That's not to say OPEC's role will be marginalized globally. The organization's share of global production will increase to 50% in 2035 from 42% today, with much of it going to Asia, according to the IEA.

The IEA hinted that newly found U.S. energy independence could redefine military alliances, with Asian nations replacing the United States in securing oil shipping lanes from the Persian Gulf.

According to the IEA, the U.S need for oil imports from the Middle East will fall to almost zero in the next 10 years, while almost 90% of Middle Eastern oil exports will go to Asia by 2035, creating a new trade axis.

"Asian countries should have much greater interest in the stability and security of their suppliers in the Middle East," said Richard Jones, deputy executive director at the IEA.

Some in the U.S. are already questioning the reasons for keeping U.S. warships in the Persian Gulf. "It's insane that we have the Fifth Fleet of the U.S. Navy tied up there to protect oil that ends up in China and Europe," T. Boone Pickens, chief executive of energy-focused hedge fund BP Capital Management, was quoted as saying last week in U.S. magazine Parade.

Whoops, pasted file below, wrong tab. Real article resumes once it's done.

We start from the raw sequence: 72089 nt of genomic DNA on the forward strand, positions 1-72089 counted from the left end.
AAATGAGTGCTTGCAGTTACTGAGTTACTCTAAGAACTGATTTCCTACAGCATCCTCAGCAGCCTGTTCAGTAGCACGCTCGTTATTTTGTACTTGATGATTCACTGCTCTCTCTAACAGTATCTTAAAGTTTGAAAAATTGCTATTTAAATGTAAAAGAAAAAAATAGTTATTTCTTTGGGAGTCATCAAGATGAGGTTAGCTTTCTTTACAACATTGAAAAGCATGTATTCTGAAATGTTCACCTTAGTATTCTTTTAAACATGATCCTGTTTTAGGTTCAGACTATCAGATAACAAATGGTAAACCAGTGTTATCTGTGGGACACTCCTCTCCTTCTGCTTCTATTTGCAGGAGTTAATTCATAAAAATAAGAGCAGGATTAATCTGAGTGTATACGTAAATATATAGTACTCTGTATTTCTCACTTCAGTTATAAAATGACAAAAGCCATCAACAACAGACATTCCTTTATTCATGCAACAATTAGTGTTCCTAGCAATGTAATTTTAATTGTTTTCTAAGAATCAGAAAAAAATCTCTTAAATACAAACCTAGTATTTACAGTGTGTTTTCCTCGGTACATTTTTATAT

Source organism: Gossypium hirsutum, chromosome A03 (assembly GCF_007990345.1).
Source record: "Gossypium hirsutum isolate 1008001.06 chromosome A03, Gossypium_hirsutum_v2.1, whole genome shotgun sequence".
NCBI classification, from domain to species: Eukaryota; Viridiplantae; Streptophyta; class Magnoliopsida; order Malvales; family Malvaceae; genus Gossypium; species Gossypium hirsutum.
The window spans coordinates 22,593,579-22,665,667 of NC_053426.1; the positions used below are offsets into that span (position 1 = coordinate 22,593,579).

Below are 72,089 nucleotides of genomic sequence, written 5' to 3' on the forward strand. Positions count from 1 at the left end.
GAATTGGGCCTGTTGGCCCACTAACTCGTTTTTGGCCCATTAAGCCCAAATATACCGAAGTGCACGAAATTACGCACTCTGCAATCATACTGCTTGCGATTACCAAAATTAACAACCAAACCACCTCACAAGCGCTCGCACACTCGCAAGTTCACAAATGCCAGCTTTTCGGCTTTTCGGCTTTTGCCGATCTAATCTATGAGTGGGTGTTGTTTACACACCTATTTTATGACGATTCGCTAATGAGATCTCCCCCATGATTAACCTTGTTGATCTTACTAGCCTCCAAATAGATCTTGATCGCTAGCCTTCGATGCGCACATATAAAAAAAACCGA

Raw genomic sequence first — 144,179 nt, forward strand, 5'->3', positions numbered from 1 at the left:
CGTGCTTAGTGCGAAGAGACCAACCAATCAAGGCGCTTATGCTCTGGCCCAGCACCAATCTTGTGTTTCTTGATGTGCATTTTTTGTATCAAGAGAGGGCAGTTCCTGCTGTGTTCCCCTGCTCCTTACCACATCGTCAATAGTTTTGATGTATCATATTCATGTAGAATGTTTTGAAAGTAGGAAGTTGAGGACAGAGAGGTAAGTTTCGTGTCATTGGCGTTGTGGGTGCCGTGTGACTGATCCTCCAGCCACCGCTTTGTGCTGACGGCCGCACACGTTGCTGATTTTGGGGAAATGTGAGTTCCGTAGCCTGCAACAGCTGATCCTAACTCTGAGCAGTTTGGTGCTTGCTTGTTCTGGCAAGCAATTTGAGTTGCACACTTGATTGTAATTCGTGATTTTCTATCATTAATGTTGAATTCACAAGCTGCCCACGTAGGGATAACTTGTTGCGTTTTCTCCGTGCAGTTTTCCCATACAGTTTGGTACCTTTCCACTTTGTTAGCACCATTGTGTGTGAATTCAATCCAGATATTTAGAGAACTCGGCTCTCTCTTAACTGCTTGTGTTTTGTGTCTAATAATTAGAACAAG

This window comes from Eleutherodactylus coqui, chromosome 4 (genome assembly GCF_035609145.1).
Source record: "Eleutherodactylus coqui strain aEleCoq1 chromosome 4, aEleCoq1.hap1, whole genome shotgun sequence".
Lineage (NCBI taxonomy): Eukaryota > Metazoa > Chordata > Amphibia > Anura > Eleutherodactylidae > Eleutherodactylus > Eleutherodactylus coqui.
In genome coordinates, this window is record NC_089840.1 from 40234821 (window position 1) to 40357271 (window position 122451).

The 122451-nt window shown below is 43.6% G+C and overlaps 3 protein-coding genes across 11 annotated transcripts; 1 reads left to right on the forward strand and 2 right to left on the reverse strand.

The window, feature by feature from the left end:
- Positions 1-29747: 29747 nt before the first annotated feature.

The IEA said, however, that U.S. primacy in world oil production could prove short-lived.

"If no new [U.S.] resources are discovered and if the [oil] prices are not as high as today, then we may see Saudi Arabia coming back as the first producer again," said the IEA's chief economist, Fatih Birol.

The IEA also warned that the emergence of shale gas as a game changer in global energy has a downside risk, contributing to increased competition for water resources needed for energy projects.

Shale oil and gas are extracted by pumping water, sand and chemicals into the ground at high pressure to crack rocks open, a process known as hydraulic fracturing, or "fracking." But the intensive use of water, "will increasingly impose additional costs," and could "threaten the viability of projects" for shale oil and gas, and also biofuels, the agency said.

Copyright (c) 2012 Dow Jones & Company, Inc.